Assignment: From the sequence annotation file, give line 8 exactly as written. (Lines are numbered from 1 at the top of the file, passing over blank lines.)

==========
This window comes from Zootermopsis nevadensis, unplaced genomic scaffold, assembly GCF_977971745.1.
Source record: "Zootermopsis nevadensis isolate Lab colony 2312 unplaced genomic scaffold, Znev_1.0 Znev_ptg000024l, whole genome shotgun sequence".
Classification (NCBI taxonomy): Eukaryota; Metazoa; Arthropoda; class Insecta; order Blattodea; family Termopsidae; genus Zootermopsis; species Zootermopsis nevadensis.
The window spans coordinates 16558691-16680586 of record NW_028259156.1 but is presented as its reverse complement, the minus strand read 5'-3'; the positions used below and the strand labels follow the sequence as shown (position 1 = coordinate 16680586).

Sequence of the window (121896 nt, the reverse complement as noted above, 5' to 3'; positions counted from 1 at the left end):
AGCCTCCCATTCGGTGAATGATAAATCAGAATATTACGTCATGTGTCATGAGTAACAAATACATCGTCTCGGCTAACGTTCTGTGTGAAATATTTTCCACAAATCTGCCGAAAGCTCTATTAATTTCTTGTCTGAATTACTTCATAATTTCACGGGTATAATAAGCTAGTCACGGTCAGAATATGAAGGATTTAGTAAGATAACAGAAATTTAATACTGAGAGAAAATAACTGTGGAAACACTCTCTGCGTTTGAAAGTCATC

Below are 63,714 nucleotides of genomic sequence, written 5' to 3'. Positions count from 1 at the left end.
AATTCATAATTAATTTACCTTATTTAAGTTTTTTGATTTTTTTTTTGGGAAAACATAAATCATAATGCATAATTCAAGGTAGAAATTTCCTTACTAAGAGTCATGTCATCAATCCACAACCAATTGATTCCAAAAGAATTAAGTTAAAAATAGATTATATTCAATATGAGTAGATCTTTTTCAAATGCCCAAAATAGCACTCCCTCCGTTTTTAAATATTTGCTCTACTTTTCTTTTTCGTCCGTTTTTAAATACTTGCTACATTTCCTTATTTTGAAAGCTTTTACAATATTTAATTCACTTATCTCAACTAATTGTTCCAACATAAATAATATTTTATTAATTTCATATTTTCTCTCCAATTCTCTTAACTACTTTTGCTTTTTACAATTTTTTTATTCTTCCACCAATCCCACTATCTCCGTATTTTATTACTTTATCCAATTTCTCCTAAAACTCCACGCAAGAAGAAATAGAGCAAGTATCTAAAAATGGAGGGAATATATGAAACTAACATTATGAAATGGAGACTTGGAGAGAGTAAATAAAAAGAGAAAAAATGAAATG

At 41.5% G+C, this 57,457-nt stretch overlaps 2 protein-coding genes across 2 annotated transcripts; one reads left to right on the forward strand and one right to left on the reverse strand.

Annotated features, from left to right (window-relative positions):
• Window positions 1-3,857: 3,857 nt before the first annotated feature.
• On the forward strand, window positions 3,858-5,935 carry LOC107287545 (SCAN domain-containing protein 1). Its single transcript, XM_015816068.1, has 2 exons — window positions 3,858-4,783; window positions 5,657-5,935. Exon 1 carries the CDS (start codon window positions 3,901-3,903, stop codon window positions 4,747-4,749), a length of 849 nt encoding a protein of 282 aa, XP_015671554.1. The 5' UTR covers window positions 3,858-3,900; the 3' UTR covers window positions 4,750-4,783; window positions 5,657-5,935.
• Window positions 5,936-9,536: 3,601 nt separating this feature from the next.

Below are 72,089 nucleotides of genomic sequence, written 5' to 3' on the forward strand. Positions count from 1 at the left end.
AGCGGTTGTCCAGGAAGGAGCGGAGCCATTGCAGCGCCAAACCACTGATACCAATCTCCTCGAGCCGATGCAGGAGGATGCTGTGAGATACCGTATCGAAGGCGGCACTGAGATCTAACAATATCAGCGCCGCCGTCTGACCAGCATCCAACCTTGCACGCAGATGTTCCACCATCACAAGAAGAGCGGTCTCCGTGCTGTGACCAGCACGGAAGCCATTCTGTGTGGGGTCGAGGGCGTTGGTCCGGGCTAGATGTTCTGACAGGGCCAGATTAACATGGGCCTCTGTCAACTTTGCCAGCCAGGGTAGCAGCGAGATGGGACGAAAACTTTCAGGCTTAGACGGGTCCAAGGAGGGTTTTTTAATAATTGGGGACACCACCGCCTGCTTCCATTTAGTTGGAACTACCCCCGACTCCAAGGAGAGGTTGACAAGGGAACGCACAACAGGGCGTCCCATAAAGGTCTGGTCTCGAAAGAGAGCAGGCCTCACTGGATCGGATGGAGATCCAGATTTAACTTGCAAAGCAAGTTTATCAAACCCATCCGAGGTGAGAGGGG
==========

AATTCATAATTAATTTACCTTATTTAAGTTTTTTGATTTTTTTTTTGGGAAAACATAAATCATAATGCATAATTCAAGGTAGAAATTTCCTTACTAAGAGTCATGTCATCAATCCACAACCAATTGATTCCAAAAGAATTAAGTTAAAAATAGATTATATTCAATATGAGTAGATCTTTTTCAAATGCCCAAAATAGCACTCCCTCCGTTTTTAAATATTTGCTCTACTTTTCTTTTTCGTCCGTTTTTAAATACTTGCTACATTTCCTTATTTTGAAAGCTTTTACAATATTTAATTCACTTATCTCAACTAATTGTTCCAACATAAATAATATTTTATTAATTTCATATTTTCTCTCCAATTCTCTTAACTACTTTTGCTTTTTACAATTTTTTTATTCTTCCACCAATCCCACTATCTCCGTATTTTATTACTTTATCCAATTTCTCCTAAAACTCCACGCAAGAAGAAATAGAGCAAGTATCTAAAAATGGAGGGAATATATGAAACTAACATTATGAAATGGAGACTTGGAGAGAGTAAATAAAAAGAGAAAAAATGAAATG